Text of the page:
Your Feb. 1 editorial is right in cautioning your readers not to be complacent about OPEC's current troubles [``No complacency about OPEC's troubles'']. And you are right -- as far as you went -- in advocating conservation and alternative energy sources as long-term solutions. But by focusing only on long-term answers, you overlooked the importance of increased domestic oil and natural gas production to meet needs for the rest of this century and beyond. Three-fourths of the domestic oil we will need to produce by the year 2000 is yet to be found. Most of that undiscovered petroleum is estimated to lie under government-owned lands. Yet, the federal government has severely restricted energy exploration on public lands.
We certainly need to develop alternative energy sources. And conservation is clearly sound policy. But, despite years of counting on conservation as the main key to solving our nation's energy problems, US demand rose by about 5 percent in 1984. The increased demand was met primarily by increased oil imports -- up some 8 percent, compared with 1983.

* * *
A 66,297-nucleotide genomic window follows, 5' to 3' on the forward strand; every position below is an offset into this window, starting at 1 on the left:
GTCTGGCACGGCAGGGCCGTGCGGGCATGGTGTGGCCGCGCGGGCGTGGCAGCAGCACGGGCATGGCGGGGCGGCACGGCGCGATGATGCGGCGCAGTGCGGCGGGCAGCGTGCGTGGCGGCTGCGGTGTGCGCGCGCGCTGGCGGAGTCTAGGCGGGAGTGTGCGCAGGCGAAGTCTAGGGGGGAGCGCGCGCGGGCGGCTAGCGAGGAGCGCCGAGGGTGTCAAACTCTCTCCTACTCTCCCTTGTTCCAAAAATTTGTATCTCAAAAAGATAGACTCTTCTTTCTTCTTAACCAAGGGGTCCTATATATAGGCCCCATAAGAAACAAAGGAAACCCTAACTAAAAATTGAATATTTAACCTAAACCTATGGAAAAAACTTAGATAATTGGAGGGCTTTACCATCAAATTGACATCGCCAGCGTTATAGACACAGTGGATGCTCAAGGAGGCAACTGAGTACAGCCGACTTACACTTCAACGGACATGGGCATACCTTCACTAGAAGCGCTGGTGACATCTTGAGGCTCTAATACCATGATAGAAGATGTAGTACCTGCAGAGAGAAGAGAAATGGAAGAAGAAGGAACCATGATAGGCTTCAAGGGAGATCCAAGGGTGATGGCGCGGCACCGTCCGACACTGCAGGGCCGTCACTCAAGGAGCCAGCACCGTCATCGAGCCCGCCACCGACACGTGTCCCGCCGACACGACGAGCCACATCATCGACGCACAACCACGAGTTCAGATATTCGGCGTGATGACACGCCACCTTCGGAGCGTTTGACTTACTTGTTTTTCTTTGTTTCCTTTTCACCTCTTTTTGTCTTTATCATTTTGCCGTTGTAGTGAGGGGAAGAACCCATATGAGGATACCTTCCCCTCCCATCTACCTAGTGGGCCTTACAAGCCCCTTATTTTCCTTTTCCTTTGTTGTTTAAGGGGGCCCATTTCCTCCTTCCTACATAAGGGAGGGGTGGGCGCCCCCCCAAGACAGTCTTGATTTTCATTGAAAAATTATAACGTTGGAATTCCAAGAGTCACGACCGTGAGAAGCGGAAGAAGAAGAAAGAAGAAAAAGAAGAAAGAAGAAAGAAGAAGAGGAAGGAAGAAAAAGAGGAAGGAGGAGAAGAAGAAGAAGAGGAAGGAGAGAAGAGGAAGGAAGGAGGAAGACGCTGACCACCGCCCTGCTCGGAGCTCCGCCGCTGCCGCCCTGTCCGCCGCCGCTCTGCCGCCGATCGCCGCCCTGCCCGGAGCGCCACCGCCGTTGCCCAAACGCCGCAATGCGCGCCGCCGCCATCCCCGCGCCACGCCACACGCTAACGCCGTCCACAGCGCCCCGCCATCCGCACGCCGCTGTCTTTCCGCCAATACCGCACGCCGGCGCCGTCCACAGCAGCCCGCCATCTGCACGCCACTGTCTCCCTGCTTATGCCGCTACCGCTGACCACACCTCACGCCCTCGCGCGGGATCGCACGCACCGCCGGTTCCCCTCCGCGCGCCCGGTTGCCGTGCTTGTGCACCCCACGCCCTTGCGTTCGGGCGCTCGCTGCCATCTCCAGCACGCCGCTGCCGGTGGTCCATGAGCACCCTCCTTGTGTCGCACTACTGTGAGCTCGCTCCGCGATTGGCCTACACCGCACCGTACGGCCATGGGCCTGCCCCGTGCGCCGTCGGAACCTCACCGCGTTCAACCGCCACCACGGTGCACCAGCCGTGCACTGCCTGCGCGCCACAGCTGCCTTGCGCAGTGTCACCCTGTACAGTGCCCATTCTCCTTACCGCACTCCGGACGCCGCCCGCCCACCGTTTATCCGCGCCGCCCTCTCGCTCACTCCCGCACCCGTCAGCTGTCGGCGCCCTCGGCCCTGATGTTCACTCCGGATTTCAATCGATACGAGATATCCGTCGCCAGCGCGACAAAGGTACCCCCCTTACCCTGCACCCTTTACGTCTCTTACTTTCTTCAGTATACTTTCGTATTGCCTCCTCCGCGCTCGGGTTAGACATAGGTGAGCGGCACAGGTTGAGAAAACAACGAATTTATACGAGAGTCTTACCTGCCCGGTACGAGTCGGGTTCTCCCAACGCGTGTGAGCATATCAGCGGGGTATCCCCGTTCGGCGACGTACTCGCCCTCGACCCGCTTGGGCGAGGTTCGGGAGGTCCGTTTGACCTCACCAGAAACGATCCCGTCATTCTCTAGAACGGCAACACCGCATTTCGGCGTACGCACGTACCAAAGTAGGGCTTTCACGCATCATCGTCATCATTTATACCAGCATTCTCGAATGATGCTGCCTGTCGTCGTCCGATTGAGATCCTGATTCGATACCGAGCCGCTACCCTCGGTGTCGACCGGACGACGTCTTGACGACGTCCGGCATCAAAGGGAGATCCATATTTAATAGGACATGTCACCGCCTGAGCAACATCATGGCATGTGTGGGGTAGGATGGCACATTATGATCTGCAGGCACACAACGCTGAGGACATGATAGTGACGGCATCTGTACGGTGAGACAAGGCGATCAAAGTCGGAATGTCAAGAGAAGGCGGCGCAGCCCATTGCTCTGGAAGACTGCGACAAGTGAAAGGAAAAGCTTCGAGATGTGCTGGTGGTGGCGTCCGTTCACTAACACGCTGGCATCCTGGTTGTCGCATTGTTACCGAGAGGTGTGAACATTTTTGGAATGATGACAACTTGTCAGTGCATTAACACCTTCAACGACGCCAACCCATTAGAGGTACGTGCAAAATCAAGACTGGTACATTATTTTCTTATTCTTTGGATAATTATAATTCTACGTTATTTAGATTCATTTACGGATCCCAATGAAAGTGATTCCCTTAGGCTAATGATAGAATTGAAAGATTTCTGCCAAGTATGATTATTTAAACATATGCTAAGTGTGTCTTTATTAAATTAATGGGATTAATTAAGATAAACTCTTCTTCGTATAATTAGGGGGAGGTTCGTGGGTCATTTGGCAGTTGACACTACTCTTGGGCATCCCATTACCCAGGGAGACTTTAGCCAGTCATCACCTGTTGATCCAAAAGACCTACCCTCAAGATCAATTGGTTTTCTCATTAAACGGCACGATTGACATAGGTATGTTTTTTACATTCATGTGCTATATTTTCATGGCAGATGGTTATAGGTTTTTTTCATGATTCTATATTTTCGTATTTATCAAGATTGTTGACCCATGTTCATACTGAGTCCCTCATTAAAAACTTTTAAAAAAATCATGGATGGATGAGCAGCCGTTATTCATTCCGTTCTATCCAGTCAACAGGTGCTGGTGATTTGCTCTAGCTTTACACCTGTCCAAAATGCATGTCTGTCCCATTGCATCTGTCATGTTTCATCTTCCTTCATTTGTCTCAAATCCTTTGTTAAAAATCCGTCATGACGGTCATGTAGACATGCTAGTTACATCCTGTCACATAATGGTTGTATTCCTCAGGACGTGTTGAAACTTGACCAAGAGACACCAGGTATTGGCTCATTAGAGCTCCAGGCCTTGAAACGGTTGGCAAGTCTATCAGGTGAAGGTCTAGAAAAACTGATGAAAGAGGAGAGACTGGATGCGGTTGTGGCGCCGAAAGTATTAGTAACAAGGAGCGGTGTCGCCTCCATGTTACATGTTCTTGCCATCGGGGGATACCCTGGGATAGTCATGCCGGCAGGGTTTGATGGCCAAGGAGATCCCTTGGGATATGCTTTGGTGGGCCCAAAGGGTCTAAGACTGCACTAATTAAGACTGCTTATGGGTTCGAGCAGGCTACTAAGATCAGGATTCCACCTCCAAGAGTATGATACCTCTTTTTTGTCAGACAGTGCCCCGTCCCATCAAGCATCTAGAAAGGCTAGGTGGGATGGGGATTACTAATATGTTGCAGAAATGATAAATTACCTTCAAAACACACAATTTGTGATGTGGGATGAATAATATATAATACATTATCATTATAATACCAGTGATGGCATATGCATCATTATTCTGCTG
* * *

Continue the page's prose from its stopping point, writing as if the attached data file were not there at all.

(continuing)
We thus ended 1984 with higher consumption and higher imports, but with no increase in domestic production of oil. In fact, during the 1970s, US reserves of crude oil -- from lands available for exploration -- declined by nearly one-third.
Oil imports now account for one-third of our oil supplies. To help reduce dependence on foreign oil, our government must encourage domestic production of conventional energy. Harry H. Hardy American Petroleum Institute Washington
In 1945, I was teaching at the American Kiz Koleji, on a hill high above the Bosporus in Turkey. One day, we all knew something was up, as we could see many ships steaming up the Bosporus to the Black Sea. Some of us had access to a publication which came weekly from our embassy, but there was no explanation there. In a few weeks, we learned about the Yalta Conference, and although we hardly knew of the vast consequences, we realized it was very important. Cornelia M. Roberts Grayslake, Ill.